Crossing Lines: An NX Records Compilation Album Review

There has been much lamentation and gnashing of teeth about the decaying music industry, with many opinions and conversations about what to do about it. If you were to believe the soothsayers, we’ll be reduced to a generation of SoundCloud demoes and buskers in 10 years’ time. We may not know what will come, but it’s not worth bemoaning the point. True musicians and record labels, the ones who are in it for the love and the art of the thing, are rolling up their shirtsleeves and getting down to work.

Crossing Lines: An NX Records CompilationEnter NX Records, a collaboration between Goldsmith’s, University of London’s music department and Matthew Herbert’s Accidental Records. Students and alumni are actively involved in the release of music, not just as musicians, but also in all aspects, including marketing, legal and administrative. Some recent graduates of the program include Mercury Prize winner James Blake, as well as members of Nigel Godrich’s Ultraista, so this is no fly-by-night operation.

Crossing Lines is the inaugural transmission. ranging from airy, experimental pop to widescreen anthemic rock, with all points in between, wrapped in a rather spiff map of the New Cross area that NX Records calls home. Crossing Lines manages to sound both classic and hypermodern; super-polished to raw, immediate and lo-fi.

There is no overriding theme to this collection; rather, it is like a scrapbook of sonic portraits of the musicians working with the project, in a mixtape fashion. There’s a wide array of styles represented here: modernist electronic pop (Holy Milk “Born And Die”, Machines “On This Spot”), trance-y electro jazz improvisation (Scopic Frames “Paradigm Paralysis”) to baroque chamber rock (James Marples’ “Best Behavior”). There’s something for everybody here, although the patchwork mixtape vibe may turn off genre specific listeners. Whatever, we’re living in 2013; people need to open their ears.

You might discover some new styles to love, during your dalliance, as tracks like Buffalo Ink’s “Hungover” brings back early 2000s spazzy mathcore – the kind practiced by The Blood Brothers or Japanese weirdos Melt Banana – to evoke the feeling of a morning after walk of shame. It’s abrasive, but it masterfully creates a mood, complete with a slinking mysterious guitar line, approximating the sensation of skulking through alleys, so I judge it a complete success. Consider also Jamie Coe’s swaying, iddylic “My Ocean”, whose slack-key guitar, windchimes and wooden flutes will have you swaying on a hammock in your mind, a refreshing balmy breeze to help you get through the coming dark, cold months. This style of island worship was popular with late-’90s/early-’00s retro-fetishists like Stereolab and Broadcast, but you don’t hear as much of it these days. I, for one, am a sucker for a good tiki record.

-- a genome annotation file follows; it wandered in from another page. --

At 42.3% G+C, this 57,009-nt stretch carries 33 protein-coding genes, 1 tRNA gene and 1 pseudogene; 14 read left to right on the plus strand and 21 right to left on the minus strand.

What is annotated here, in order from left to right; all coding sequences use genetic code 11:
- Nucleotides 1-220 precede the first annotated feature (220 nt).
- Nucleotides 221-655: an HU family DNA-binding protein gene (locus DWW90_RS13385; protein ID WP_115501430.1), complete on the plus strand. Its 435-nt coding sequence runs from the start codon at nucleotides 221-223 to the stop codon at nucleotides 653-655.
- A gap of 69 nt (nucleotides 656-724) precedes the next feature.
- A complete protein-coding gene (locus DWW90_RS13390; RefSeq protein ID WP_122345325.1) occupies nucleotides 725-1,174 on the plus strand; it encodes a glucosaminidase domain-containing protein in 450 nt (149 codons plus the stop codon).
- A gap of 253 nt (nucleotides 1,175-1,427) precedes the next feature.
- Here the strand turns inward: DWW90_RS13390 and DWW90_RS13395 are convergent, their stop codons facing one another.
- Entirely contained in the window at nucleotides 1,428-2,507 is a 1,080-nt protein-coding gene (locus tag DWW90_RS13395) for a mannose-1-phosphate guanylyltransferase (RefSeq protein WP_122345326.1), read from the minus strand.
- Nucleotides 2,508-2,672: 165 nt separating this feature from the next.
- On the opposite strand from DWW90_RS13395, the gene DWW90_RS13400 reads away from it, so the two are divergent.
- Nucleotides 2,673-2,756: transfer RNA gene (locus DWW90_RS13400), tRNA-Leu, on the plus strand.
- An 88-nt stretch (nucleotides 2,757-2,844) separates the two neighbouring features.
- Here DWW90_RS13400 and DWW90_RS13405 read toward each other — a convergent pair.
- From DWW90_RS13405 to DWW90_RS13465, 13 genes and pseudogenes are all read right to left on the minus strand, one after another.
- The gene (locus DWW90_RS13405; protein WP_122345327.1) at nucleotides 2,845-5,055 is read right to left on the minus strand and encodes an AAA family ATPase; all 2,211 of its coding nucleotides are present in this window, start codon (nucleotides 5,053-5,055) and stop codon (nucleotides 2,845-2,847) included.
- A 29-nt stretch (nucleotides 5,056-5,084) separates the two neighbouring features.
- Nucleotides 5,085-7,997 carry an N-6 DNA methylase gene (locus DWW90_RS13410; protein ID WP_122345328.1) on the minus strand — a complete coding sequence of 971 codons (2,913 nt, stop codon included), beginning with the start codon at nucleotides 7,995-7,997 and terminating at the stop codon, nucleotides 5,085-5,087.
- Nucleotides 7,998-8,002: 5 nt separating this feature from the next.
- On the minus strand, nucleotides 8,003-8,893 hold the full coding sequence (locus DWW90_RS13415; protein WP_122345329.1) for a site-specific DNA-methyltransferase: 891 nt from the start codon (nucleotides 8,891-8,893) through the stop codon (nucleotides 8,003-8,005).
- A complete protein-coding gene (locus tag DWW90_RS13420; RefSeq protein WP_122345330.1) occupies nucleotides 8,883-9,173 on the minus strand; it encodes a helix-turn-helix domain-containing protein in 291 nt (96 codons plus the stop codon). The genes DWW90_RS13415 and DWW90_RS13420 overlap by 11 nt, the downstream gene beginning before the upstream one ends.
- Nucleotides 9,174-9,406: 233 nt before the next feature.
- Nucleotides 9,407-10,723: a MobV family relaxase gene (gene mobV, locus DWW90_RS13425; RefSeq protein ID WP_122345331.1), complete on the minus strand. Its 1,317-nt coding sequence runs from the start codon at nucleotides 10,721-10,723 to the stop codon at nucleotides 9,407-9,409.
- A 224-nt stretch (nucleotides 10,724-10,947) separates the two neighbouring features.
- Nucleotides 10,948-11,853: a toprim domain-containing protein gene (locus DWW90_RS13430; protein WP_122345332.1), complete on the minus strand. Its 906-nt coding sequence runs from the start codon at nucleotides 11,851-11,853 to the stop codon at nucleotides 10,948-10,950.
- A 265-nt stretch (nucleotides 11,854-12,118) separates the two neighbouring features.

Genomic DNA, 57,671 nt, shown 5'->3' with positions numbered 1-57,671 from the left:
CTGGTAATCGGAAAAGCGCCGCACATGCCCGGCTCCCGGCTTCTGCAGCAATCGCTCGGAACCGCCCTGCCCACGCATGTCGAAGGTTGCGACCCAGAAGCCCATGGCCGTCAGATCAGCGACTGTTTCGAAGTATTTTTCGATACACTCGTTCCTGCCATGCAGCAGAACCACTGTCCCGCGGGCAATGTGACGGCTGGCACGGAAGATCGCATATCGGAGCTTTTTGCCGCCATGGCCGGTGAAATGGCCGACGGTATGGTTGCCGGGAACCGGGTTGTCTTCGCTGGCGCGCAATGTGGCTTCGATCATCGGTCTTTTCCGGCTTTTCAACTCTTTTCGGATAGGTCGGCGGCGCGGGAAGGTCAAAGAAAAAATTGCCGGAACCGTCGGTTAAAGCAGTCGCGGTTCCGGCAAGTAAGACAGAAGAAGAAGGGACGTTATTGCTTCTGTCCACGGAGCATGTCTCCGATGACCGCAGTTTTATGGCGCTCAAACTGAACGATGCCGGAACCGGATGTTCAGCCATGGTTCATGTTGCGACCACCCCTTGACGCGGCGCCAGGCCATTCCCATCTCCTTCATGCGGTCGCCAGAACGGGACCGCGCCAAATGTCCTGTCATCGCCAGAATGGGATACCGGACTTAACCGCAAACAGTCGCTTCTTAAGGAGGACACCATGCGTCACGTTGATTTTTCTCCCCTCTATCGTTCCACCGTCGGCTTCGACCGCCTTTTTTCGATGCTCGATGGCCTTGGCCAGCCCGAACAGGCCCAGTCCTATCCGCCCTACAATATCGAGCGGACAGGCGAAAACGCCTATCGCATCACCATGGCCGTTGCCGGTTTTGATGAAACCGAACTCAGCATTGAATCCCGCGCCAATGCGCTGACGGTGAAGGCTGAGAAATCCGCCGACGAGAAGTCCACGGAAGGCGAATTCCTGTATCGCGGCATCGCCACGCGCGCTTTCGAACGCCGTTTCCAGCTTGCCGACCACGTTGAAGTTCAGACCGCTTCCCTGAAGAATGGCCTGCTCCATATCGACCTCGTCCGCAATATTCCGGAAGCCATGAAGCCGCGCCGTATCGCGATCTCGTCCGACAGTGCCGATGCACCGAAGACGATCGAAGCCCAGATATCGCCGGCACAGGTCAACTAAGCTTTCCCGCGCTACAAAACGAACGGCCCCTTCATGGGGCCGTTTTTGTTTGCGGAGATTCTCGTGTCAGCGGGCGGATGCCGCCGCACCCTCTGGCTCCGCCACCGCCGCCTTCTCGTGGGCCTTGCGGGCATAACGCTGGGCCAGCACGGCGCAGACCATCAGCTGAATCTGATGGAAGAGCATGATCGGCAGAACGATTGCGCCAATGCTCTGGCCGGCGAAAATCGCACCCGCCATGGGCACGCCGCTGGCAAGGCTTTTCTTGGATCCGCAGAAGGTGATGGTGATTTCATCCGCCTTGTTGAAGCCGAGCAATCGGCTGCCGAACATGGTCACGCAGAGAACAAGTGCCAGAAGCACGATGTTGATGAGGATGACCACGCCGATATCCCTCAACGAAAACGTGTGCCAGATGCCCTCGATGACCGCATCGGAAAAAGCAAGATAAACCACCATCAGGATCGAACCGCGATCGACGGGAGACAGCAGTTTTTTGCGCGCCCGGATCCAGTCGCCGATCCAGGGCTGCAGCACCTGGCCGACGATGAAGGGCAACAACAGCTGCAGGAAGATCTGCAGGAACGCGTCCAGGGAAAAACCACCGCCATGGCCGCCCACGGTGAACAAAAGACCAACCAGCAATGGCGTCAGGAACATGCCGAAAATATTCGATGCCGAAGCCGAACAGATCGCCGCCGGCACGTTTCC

It’s not all homage, however; Scopic Frames’ “Paradigm Paralysis” creates something entirely new, blending sultry seething free jazz saxophones with electronic beats and noise. It’s a unique combination that manages to create an intriguing blend of electronics and improvisation, dosing the techno with some much-appreciated soul. It’s like watching The Night Of The Hunter on your laptop, while Karl O’ Connor mixes play in the background.

My favorite track is Niomi Eve’s “Sounds You Made”, with a minimal skeleton of reverbed piano hanging in space, over a black backdrop of religious organ drone, and some lovelorn vocals delivered in a lovely, high, clear voice. It is the same kind of slow motion R&B being made by James Blake or The Weeknd, but “Sounds You Made” speaks more to hearbreak than drug hangover. Miss Eve is the spiritual descendant of Portishead’s Beth Gibbons, minus the jungle beat.

The rock songs have the greatest crossover potential, with some bonafide hits in the treasure chest. Tom Morley’s “Figure Skating” sounds like The Strokes as interpreted by U2 and comes fully formed; readymade pop to rock mid-size venues. It will probably be one of the standouts of the crowd, but ironically, it’s also one of my least favorites. It’s a bit predictable and formulaic, what’s understood to be “epic anthemic folk rock”, not taking any risks or pushing things forwards, although it does sound great.

One of the downsides of this presentation is that more raw, homemade fare gets butted up against pristine, full-band cinematic lusciousness. Compare Thefft’s “Ethos” with James Marples’ “Best Behavior”. It’s not entirely a fair comparison, even, as they’re presenting two widely different styles, but the Fisher Price kick drums, hissing high hats and coconut woodblocks of Theft’s “Ethos” sound almost unbearably thin by contrast.

In the press release, Accidental Records labelhead Matthew Herbert says, “A new generation of musicians aren’t waiting around for some mythical A&R person to discover them and make them a star, they are making it happen on their own terms, both creatively and in business. I’m proud that NX is a new kind of structure that empowers and enables them rather than ties them up in knots chasing the next big single.”

This puts the focus back on the music, where it belongs, and the artists support each other, like a proper scene. With institutions like NX Records in place, this generation stands to be the strongest ever.

Crossing Lines: An NX Records Compilation Full Album Stream


Recommended Tracks:
Holy Milk – “Born And Die”
These Ghosts – “The Great Unknown”
James Marples – “Best Behavior”
Niomi Eve – “Sounds You Made”
Jason Simpson